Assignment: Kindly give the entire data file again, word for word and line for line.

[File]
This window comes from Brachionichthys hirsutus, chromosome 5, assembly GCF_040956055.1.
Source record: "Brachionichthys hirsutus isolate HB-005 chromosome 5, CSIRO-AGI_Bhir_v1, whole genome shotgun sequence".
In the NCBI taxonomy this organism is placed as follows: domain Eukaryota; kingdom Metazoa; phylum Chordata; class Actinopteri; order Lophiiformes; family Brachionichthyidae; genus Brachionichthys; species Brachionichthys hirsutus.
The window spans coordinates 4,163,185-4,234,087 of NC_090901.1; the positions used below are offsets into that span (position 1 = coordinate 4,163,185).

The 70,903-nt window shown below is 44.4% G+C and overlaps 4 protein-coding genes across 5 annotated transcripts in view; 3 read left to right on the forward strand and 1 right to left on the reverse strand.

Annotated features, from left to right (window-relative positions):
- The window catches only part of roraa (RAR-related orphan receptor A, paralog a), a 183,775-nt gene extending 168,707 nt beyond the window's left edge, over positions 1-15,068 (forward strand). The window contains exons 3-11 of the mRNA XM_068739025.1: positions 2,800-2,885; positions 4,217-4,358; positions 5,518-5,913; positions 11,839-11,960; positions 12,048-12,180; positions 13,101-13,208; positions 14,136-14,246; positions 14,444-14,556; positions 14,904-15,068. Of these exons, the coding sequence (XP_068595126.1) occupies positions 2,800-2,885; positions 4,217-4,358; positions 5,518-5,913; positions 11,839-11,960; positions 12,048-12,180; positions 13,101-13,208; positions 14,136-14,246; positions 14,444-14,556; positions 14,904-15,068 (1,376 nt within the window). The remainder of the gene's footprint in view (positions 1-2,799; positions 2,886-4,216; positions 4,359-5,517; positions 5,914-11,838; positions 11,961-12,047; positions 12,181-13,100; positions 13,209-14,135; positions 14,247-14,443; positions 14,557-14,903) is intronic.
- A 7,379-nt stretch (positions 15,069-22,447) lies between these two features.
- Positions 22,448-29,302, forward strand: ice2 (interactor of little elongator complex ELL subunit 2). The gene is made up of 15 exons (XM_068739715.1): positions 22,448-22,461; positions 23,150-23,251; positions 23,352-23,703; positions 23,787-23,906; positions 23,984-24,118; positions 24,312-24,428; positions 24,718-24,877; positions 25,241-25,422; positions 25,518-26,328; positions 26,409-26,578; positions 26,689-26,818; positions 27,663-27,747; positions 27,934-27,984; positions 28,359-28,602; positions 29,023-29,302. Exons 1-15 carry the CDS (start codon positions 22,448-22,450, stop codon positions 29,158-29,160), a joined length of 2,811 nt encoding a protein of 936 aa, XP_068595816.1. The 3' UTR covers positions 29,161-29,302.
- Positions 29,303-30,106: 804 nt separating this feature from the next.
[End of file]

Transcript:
This window comes from Brachionichthys hirsutus, chromosome 5, assembly GCF_040956055.1.
Source record: "Brachionichthys hirsutus isolate HB-005 chromosome 5, CSIRO-AGI_Bhir_v1, whole genome shotgun sequence".
In the NCBI taxonomy this organism is placed as follows: domain Eukaryota; kingdom Metazoa; phylum Chordata; class Actinopteri; order Lophiiformes; family Brachionichthyidae; genus Brachionichthys; species Brachionichthys hirsutus.
The window spans coordinates 4,163,185-4,234,087 of NC_090901.1; the positions used below are offsets into that span (position 1 = coordinate 4,163,185).

The 70,903-nt window shown below is 44.4% G+C and overlaps 4 protein-coding genes across 5 annotated transcripts in view; 3 read left to right on the forward strand and 1 right to left on the reverse strand.

Annotated features, from left to right (window-relative positions):
- The window catches only part of roraa (RAR-related orphan receptor A, paralog a), a 183,775-nt gene extending 168,707 nt beyond the window's left edge, over positions 1-15,068 (forward strand). The window contains exons 3-11 of the mRNA XM_068739025.1: positions 2,800-2,885; positions 4,217-4,358; positions 5,518-5,913; positions 11,839-11,960; positions 12,048-12,180; positions 13,101-13,208; positions 14,136-14,246; positions 14,444-14,556; positions 14,904-15,068. Of these exons, the coding sequence (XP_068595126.1) occupies positions 2,800-2,885; positions 4,217-4,358; positions 5,518-5,913; positions 11,839-11,960; positions 12,048-12,180; positions 13,101-13,208; positions 14,136-14,246; positions 14,444-14,556; positions 14,904-15,068 (1,376 nt within the window). The remainder of the gene's footprint in view (positions 1-2,799; positions 2,886-4,216; positions 4,359-5,517; positions 5,914-11,838; positions 11,961-12,047; positions 12,181-13,100; positions 13,209-14,135; positions 14,247-14,443; positions 14,557-14,903) is intronic.
- A 7,379-nt stretch (positions 15,069-22,447) lies between these two features.
- Positions 22,448-29,302, forward strand: ice2 (interactor of little elongator complex ELL subunit 2). The gene is made up of 15 exons (XM_068739715.1): positions 22,448-22,461; positions 23,150-23,251; positions 23,352-23,703; positions 23,787-23,906; positions 23,984-24,118; positions 24,312-24,428; positions 24,718-24,877; positions 25,241-25,422; positions 25,518-26,328; positions 26,409-26,578; positions 26,689-26,818; positions 27,663-27,747; positions 27,934-27,984; positions 28,359-28,602; positions 29,023-29,302. Exons 1-15 carry the CDS (start codon positions 22,448-22,450, stop codon positions 29,158-29,160), a joined length of 2,811 nt encoding a protein of 936 aa, XP_068595816.1. The 3' UTR covers positions 29,161-29,302.
- Positions 29,303-30,106: 804 nt separating this feature from the next.